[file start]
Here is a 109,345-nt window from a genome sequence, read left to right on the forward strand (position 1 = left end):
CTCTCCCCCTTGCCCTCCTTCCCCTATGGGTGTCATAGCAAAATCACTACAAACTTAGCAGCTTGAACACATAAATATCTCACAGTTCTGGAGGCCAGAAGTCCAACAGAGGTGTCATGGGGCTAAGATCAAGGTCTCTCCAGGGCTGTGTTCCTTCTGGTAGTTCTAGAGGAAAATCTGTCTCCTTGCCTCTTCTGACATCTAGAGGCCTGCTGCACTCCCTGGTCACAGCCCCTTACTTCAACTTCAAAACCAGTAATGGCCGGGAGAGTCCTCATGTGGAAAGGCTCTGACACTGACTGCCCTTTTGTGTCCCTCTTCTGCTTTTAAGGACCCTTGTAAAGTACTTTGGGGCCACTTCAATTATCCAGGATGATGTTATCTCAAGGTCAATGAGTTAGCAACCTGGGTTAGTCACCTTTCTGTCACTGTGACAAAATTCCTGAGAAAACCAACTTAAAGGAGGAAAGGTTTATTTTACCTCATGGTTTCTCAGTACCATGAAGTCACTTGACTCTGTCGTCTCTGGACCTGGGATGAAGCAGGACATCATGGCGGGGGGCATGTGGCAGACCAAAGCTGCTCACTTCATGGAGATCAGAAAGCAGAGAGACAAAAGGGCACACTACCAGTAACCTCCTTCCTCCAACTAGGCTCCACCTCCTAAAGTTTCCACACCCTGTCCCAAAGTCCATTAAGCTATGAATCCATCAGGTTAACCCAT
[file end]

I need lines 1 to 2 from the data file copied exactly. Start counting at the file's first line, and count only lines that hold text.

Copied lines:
Here is a 109,345-nt window from a genome sequence, read left to right on the forward strand (position 1 = left end):
CTCTCCCCCTTGCCCTCCTTCCCCTATGGGTGTCATAGCAAAATCACTACAAACTTAGCAGCTTGAACACATAAATATCTCACAGTTCTGGAGGCCAGAAGTCCAACAGAGGTGTCATGGGGCTAAGATCAAGGTCTCTCCAGGGCTGTGTTCCTTCTGGTAGTTCTAGAGGAAAATCTGTCTCCTTGCCTCTTCTGACATCTAGAGGCCTGCTGCACTCCCTGGTCACAGCCCCTTACTTCAACTTCAAAACCAGTAATGGCCGGGAGAGTCCTCATGTGGAAAGGCTCTGACACTGACTGCCCTTTTGTGTCCCTCTTCTGCTTTTAAGGACCCTTGTAAAGTACTTTGGGGCCACTTCAATTATCCAGGATGATGTTATCTCAAGGTCAATGAGTTAGCAACCTGGGTTAGTCACCTTTCTGTCACTGTGACAAAATTCCTGAGAAAACCAACTTAAAGGAGGAAAGGTTTATTTTACCTCATGGTTTCTCAGTACCATGAAGTCACTTGACTCTGTCGTCTCTGGACCTGGGATGAAGCAGGACATCATGGCGGGGGGCATGTGGCAGACCAAAGCTGCTCACTTCATGGAGATCAGAAAGCAGAGAGACAAAAGGGCACACTACCAGTAACCTCCTTCCTCCAACTAGGCTCCACCTCCTAAAGTTTCCACACCCTGTCCCAAAGTCCATTAAGCTATGAATCCATCAGGTTAACCCAT